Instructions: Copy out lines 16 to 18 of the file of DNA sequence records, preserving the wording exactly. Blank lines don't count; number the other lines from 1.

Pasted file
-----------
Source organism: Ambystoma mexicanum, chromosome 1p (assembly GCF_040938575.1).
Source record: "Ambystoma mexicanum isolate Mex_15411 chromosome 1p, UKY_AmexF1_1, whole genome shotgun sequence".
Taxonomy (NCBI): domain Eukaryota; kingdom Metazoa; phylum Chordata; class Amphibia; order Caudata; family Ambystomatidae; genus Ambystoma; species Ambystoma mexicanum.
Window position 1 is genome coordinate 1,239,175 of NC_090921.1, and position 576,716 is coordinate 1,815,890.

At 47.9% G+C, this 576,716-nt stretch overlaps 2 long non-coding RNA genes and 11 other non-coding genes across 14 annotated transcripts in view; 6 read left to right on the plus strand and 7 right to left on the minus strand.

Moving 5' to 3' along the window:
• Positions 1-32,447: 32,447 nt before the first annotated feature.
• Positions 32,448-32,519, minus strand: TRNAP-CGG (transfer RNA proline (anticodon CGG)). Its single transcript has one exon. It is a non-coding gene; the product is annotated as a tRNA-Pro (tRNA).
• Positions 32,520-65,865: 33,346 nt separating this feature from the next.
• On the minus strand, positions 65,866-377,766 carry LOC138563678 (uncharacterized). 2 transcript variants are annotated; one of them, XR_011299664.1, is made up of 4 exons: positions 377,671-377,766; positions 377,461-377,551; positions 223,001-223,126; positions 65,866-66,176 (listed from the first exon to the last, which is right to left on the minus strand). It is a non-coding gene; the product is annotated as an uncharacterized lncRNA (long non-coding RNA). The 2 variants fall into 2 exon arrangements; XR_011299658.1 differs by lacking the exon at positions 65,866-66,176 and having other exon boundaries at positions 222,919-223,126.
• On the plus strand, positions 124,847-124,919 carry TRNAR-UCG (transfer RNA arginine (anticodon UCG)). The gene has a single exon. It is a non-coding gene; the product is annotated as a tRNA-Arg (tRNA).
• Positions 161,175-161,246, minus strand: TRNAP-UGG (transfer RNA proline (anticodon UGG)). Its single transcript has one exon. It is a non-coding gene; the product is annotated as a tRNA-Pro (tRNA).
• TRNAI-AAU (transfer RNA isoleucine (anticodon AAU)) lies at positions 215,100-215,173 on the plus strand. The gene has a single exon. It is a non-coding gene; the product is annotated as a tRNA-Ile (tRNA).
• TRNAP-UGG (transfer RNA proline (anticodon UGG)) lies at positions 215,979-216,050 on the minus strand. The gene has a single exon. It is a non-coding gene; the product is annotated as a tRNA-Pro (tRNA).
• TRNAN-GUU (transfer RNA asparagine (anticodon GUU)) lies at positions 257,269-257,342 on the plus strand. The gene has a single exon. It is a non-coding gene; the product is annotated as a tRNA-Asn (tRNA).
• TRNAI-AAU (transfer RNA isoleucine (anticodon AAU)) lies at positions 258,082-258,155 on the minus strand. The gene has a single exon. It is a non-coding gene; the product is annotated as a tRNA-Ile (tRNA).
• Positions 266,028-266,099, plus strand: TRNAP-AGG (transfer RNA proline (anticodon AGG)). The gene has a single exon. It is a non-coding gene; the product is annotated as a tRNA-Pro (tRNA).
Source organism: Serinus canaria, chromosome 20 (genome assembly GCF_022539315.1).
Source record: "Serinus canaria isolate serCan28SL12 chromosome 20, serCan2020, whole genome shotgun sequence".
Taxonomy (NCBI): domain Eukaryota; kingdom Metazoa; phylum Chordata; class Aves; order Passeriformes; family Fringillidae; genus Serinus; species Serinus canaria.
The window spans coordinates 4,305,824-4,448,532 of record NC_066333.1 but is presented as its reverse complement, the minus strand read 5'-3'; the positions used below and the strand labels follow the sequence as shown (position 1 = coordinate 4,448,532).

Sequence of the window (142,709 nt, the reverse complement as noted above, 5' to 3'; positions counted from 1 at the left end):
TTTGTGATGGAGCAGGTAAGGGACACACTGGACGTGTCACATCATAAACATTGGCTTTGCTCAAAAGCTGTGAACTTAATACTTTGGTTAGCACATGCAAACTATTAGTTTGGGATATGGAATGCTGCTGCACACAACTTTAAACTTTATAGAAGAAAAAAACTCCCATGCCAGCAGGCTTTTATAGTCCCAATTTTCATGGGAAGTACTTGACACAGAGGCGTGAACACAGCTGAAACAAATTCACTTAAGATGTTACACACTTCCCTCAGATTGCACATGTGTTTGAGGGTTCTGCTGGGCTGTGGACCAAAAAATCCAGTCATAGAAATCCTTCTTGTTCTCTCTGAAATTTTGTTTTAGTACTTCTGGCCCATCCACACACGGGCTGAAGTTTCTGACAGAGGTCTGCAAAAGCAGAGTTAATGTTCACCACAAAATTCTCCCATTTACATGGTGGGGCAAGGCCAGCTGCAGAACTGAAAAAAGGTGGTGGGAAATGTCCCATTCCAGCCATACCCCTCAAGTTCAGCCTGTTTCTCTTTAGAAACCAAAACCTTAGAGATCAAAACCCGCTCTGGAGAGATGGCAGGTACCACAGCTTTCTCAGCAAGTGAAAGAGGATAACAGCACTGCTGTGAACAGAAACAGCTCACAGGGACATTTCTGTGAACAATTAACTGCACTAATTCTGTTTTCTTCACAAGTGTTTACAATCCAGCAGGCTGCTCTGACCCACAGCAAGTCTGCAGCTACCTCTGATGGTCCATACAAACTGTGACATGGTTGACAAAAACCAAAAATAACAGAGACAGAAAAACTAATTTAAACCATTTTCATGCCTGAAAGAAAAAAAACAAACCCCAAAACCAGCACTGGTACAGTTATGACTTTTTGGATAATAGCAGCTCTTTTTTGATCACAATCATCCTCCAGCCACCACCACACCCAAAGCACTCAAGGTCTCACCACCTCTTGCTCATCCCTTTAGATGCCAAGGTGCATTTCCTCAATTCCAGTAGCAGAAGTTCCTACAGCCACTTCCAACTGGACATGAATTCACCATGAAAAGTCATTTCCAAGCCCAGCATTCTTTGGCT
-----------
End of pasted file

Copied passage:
• TRNAI-AAU (transfer RNA isoleucine (anticodon AAU)) lies at positions 258,082-258,155 on the minus strand. The gene has a single exon. It is a non-coding gene; the product is annotated as a tRNA-Ile (tRNA).
• Positions 266,028-266,099, plus strand: TRNAP-AGG (transfer RNA proline (anticodon AGG)). The gene has a single exon. It is a non-coding gene; the product is annotated as a tRNA-Pro (tRNA).
Source organism: Serinus canaria, chromosome 20 (genome assembly GCF_022539315.1).